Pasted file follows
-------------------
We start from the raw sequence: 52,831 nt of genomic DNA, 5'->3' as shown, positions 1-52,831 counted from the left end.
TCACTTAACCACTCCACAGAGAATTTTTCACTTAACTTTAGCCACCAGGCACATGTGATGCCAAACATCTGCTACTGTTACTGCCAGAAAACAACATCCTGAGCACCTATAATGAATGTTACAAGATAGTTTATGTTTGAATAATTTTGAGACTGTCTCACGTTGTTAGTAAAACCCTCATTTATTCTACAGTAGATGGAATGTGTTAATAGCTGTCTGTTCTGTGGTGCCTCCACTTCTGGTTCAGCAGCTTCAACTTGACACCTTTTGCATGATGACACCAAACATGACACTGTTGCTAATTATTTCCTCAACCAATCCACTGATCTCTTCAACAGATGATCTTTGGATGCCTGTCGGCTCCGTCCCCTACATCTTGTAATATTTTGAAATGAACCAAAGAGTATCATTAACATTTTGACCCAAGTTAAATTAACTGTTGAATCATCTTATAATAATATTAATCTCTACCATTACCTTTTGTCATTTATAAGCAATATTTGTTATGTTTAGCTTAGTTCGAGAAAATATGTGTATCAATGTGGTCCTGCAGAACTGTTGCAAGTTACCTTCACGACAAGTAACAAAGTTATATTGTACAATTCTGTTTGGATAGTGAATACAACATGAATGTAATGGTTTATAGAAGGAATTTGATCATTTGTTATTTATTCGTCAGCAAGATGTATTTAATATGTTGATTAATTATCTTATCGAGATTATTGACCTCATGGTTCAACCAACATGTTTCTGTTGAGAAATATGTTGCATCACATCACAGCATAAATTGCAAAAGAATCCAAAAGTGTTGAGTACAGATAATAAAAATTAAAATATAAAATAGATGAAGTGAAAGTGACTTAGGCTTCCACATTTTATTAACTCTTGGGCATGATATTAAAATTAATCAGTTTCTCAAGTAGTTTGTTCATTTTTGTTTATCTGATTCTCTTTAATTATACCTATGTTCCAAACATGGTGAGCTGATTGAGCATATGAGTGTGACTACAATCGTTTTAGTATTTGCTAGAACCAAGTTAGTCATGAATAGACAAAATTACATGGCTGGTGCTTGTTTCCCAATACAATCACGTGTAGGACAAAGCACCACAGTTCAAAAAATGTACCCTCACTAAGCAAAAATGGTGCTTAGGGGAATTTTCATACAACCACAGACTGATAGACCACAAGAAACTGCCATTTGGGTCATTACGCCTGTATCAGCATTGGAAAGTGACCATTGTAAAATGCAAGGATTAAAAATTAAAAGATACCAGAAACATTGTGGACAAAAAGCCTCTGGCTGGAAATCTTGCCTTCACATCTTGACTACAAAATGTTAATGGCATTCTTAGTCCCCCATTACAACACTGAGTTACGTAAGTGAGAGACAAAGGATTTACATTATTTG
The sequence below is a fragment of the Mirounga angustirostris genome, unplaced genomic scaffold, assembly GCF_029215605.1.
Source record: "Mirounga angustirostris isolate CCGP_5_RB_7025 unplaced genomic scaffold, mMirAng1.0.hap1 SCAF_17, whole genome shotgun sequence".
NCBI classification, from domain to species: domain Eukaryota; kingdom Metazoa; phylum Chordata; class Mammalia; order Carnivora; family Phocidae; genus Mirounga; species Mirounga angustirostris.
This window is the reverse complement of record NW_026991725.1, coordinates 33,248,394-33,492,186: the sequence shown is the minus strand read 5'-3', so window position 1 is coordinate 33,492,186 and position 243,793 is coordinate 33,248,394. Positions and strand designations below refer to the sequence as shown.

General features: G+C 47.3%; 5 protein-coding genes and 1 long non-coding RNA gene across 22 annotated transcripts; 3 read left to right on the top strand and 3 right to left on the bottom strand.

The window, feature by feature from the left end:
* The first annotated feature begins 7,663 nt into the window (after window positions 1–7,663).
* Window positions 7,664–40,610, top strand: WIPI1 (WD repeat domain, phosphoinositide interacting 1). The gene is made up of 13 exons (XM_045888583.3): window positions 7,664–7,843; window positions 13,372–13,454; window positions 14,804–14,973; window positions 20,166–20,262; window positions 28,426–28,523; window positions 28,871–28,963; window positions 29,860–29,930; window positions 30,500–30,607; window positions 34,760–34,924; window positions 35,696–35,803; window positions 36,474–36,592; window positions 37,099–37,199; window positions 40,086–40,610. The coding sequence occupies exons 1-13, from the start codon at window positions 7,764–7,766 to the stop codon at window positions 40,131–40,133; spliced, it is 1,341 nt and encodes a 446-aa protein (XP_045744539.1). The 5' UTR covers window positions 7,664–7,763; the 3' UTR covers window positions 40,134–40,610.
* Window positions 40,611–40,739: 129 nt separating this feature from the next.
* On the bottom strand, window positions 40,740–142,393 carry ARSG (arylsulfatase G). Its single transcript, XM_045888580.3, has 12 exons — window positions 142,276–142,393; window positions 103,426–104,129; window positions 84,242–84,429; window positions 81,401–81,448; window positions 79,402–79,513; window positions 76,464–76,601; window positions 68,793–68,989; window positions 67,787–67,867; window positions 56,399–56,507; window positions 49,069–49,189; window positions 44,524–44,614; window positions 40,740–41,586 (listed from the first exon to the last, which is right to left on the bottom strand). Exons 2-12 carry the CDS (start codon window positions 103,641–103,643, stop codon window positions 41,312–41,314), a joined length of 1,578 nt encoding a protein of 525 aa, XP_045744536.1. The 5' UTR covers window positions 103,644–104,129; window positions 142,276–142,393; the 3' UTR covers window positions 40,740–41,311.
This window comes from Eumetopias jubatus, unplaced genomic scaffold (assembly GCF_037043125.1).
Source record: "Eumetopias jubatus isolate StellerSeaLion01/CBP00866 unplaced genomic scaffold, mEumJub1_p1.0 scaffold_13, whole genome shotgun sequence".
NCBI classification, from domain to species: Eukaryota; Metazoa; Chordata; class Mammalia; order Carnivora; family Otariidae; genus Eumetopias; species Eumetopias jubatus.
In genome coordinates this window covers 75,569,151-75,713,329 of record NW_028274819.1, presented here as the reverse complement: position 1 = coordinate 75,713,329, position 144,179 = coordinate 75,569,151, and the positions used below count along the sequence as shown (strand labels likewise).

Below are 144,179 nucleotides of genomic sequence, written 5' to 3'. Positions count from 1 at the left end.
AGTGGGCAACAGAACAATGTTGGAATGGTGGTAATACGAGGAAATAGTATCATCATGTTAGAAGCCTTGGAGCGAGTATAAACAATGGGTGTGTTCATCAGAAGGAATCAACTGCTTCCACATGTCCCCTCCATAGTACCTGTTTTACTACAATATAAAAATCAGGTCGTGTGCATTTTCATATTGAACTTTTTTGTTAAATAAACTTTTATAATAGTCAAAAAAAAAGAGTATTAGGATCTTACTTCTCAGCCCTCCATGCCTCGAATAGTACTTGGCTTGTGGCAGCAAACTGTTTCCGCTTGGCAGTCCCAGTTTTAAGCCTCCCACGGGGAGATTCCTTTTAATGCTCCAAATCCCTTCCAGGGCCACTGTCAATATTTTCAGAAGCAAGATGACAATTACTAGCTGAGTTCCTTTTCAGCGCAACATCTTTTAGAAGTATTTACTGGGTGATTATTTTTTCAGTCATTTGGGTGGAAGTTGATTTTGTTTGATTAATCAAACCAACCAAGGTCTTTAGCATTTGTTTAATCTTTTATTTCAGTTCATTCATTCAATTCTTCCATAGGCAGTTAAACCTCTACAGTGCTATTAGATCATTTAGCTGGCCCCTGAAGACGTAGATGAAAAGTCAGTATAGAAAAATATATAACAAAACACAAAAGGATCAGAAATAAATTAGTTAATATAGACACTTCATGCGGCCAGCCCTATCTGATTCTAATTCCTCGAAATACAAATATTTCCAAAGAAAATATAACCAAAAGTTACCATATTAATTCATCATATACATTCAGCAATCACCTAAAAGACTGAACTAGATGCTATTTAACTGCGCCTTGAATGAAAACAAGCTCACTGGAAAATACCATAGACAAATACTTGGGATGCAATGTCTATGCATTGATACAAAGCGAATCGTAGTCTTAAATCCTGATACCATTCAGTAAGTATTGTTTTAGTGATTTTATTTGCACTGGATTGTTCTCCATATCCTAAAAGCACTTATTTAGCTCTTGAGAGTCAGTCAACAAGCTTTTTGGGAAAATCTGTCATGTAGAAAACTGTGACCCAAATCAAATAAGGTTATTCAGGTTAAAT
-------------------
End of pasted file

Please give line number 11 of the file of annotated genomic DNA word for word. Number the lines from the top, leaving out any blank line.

* Window positions 40,611–40,739: 129 nt separating this feature from the next.